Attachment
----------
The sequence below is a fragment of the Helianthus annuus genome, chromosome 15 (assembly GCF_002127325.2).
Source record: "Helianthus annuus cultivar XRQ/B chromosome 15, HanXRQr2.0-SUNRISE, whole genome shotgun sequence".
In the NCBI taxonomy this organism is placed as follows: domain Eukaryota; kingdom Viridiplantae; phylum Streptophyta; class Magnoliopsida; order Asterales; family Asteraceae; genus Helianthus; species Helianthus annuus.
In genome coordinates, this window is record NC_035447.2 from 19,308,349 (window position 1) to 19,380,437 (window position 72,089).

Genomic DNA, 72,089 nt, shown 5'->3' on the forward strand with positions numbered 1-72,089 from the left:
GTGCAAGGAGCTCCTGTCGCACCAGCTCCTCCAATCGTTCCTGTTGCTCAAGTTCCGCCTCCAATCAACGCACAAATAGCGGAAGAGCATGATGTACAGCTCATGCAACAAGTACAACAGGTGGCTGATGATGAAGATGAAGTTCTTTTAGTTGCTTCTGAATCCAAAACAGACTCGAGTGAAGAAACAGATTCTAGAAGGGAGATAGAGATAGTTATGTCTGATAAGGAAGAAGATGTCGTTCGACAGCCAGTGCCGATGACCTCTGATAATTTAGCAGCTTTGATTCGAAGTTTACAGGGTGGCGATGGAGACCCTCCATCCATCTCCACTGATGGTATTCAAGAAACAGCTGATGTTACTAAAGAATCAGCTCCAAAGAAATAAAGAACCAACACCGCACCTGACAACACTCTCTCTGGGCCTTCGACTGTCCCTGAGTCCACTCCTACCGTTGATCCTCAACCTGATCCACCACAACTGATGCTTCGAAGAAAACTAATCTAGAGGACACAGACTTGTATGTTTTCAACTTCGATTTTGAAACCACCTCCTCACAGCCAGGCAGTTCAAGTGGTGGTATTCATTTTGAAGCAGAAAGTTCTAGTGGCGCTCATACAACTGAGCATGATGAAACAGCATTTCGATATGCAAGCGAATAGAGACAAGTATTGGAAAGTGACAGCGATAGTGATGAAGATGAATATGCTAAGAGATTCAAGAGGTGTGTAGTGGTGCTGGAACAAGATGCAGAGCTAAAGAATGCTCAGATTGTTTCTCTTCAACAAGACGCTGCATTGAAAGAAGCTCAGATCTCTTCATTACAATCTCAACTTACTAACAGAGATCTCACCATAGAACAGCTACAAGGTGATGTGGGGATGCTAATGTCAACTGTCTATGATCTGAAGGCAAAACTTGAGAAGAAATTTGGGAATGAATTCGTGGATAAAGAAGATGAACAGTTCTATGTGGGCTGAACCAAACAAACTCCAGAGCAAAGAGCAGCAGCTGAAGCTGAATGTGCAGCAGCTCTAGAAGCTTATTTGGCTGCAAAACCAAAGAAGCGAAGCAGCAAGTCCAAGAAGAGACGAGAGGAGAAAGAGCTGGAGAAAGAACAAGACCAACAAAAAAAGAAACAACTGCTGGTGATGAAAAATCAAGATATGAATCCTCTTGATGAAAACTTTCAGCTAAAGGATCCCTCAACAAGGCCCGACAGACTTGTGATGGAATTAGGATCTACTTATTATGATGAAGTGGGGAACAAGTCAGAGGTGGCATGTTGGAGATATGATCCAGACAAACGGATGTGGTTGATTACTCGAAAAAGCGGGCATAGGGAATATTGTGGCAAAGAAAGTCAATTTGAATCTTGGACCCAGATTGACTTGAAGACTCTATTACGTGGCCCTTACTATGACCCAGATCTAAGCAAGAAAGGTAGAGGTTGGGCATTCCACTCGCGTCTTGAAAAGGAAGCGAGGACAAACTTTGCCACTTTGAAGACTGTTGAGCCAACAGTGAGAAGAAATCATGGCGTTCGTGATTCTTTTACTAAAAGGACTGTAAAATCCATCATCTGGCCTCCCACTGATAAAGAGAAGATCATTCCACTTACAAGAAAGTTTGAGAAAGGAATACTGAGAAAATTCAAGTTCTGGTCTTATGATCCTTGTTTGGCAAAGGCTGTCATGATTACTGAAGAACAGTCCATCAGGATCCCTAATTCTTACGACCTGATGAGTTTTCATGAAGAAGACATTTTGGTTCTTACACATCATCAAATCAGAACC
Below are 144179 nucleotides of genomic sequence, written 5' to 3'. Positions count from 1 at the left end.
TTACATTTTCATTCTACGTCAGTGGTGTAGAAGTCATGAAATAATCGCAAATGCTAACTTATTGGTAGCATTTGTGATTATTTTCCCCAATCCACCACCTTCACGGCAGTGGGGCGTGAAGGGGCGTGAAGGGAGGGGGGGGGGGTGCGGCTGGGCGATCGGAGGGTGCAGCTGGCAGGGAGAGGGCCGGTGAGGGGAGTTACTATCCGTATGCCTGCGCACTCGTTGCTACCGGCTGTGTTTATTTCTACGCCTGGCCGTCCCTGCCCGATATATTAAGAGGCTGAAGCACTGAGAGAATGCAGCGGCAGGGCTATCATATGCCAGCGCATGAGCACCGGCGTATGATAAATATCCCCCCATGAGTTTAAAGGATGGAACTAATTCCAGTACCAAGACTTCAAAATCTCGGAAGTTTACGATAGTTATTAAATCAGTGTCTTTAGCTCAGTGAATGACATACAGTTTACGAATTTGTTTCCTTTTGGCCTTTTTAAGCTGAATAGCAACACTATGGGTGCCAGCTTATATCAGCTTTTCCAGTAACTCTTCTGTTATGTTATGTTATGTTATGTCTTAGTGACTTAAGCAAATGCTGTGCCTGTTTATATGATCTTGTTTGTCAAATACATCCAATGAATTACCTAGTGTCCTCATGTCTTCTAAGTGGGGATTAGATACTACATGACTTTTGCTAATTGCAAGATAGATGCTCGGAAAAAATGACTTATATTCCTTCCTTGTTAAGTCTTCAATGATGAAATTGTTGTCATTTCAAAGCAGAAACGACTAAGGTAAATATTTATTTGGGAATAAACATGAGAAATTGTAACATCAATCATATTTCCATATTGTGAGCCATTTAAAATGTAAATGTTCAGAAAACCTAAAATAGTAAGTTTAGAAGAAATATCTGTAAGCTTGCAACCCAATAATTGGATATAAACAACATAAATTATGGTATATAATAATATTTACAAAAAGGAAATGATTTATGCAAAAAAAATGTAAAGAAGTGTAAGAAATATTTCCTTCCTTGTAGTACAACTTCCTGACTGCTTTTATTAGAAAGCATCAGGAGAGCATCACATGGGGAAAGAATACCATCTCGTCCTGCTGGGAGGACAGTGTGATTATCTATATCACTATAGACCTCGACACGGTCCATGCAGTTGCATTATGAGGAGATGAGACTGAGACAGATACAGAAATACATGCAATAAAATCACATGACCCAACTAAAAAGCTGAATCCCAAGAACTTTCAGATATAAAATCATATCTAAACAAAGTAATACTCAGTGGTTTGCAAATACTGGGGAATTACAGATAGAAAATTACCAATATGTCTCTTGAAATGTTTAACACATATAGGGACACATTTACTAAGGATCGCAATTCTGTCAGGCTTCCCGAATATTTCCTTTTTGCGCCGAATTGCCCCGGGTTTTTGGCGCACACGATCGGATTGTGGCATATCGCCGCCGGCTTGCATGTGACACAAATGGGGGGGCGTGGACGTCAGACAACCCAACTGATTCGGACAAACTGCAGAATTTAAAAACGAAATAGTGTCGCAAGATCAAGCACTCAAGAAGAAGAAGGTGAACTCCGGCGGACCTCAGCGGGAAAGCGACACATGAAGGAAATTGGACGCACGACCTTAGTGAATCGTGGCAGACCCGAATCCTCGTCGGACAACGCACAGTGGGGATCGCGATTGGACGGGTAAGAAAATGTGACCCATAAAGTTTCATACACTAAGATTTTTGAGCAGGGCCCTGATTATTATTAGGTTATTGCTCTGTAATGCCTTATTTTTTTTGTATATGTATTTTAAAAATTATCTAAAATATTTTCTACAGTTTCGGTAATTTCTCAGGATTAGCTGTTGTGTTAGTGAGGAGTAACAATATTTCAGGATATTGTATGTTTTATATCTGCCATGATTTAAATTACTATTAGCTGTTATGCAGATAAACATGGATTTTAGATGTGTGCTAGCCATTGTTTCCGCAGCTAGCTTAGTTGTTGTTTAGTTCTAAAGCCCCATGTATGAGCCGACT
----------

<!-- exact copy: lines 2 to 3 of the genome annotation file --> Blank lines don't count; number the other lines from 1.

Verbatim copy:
Source record: "Helianthus annuus cultivar XRQ/B chromosome 15, HanXRQr2.0-SUNRISE, whole genome shotgun sequence".
In the NCBI taxonomy this organism is placed as follows: domain Eukaryota; kingdom Viridiplantae; phylum Streptophyta; class Magnoliopsida; order Asterales; family Asteraceae; genus Helianthus; species Helianthus annuus.